The following picture compares an LED screen to a plasma in a black scene. The LED looks more washed out because the blacks are more gray (turn off the lights in your room if you do not see a difference).
If you are watching television in a somewhat lighted room, it does not matter. The LED screen will produce a black good enough that you will not notice it. However, if you are in a completely dark room, you will appreciate plasma's truer black.
An LED can produce an image a lot brighter than a plasma screen. The average maximum luminance for a plasma screen is 100 cd/m2 compared to 250 cd/m2 for an LCD. In an LCD screen, the source of light is separate from the color of the pixel. The source of light behind the screen just needs to be white and has no real size constraint. This enables the use of very bright sources of light, like CCFL or LEDs. In a plasma screen, each color of a pixel emits its own light. The gas inside a cell is excited, which produces ultraviolet light, which then excites a phosphor. This method has a lot less potential to produce strong light.
If you have a room with a lot of windows and lights in it, or if you normally prefer to watch television with the lights on, you will appreciate the brighter image that an LCD or LED can produce.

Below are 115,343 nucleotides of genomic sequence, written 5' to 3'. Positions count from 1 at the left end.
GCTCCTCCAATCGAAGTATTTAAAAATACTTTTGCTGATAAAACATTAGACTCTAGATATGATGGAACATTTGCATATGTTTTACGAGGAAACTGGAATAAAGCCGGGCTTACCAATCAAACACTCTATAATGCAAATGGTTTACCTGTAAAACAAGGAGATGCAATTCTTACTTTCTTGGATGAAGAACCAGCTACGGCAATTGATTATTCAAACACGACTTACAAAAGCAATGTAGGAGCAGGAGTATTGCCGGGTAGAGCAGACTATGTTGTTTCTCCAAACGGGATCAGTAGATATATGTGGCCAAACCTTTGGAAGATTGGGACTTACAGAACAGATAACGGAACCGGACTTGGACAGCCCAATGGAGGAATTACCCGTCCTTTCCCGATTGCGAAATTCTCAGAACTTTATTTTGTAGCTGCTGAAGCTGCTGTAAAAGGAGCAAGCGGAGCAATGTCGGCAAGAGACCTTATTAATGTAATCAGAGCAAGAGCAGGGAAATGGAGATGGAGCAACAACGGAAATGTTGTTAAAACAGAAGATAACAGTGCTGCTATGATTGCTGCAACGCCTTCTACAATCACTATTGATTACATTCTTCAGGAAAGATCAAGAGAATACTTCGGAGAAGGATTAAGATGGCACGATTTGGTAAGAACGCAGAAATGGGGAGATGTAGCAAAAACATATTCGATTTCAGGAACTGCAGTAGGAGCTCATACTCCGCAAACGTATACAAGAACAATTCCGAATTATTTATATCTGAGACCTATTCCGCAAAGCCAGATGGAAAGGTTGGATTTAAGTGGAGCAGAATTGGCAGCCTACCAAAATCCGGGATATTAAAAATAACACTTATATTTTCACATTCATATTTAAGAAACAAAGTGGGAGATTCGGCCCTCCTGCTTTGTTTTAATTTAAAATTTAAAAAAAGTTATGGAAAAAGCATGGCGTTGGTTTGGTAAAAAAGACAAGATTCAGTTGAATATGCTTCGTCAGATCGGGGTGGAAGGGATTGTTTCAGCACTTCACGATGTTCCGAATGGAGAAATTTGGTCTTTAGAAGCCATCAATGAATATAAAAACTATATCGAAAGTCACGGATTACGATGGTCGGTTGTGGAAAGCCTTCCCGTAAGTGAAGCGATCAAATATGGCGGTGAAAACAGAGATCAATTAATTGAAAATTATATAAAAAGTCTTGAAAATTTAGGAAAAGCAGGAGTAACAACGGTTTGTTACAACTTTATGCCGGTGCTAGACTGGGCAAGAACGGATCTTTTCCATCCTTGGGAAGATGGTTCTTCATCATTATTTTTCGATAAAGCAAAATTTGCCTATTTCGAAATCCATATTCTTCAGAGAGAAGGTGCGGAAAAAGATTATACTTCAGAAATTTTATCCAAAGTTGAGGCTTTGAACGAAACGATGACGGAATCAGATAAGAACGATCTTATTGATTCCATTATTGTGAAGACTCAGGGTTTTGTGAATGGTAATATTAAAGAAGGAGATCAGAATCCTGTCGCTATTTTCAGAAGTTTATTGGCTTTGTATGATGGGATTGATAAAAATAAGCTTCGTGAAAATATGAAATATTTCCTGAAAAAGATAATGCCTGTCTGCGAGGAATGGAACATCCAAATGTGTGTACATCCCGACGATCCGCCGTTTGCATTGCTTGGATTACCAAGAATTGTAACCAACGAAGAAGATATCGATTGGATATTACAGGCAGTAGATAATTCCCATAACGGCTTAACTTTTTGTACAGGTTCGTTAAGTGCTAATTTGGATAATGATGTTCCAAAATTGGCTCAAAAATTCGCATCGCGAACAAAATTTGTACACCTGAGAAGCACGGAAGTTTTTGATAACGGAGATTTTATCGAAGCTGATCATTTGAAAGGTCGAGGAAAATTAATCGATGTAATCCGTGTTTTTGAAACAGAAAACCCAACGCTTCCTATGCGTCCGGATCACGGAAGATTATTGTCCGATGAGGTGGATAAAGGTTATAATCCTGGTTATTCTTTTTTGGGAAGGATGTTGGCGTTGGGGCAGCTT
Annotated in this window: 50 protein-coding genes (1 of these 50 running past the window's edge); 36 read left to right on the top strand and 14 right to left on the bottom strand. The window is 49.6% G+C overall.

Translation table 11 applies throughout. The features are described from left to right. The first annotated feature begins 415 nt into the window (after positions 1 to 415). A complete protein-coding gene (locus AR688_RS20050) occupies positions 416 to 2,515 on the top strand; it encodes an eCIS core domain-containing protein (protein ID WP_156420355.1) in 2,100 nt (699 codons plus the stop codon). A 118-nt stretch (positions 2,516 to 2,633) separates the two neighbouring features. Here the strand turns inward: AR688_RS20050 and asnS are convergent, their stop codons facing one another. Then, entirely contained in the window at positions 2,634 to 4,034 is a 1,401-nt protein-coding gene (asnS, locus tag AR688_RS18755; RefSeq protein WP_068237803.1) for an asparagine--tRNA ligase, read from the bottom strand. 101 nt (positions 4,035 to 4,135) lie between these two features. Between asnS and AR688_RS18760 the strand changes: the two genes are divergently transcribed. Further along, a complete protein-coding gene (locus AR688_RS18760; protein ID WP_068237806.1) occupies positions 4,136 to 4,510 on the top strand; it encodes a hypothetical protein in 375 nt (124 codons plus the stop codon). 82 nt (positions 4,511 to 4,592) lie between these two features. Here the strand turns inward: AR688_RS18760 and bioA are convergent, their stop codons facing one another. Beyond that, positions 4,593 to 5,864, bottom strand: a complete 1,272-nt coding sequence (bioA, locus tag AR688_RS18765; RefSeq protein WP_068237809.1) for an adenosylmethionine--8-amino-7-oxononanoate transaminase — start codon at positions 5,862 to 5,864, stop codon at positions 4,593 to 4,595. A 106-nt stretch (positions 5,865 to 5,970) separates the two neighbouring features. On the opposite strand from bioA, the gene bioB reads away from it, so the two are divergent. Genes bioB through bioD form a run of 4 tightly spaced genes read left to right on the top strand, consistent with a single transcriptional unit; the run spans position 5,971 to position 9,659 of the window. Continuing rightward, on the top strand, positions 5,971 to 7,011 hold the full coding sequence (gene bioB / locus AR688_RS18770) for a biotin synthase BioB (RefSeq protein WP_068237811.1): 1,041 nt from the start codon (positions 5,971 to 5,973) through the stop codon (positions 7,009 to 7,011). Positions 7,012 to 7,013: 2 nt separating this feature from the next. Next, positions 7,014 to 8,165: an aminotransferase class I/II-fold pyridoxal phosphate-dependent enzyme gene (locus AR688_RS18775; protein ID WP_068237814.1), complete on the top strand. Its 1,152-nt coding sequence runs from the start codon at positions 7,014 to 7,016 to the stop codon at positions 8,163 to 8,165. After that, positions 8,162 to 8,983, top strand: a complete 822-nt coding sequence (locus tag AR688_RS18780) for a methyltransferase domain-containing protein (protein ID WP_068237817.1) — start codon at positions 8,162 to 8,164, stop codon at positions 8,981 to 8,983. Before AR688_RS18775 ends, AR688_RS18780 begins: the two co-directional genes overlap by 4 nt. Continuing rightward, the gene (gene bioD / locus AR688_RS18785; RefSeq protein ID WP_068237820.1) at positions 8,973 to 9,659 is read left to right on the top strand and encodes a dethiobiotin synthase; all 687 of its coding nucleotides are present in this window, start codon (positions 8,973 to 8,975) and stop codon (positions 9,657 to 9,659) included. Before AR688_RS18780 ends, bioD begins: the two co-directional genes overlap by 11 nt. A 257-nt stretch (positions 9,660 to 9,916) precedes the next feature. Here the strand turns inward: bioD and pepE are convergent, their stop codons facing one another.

There is no major difference between the main technologies in the accuracy of the hue of the color (the actual color, not the intensity of it). It will mostly depend on the actual model and brand of the television. For a few years, most TVs have been really good in that respect.
Calibrated correctly, 99% of people will not be able to say if the colors are slightly off compared to another television. The human eye is more sensitive to the intensity of a color or the clarity of the picture than it is to the accuracy of the color.
A few televisions claim to display more colors than the others, with some even adding a yellow pixel to the normal three colors (red, green and blue). The truth is, you will not see a difference. This is why that addition of a yellow component remained a novelty instead of becoming mainstream. It is not worth it.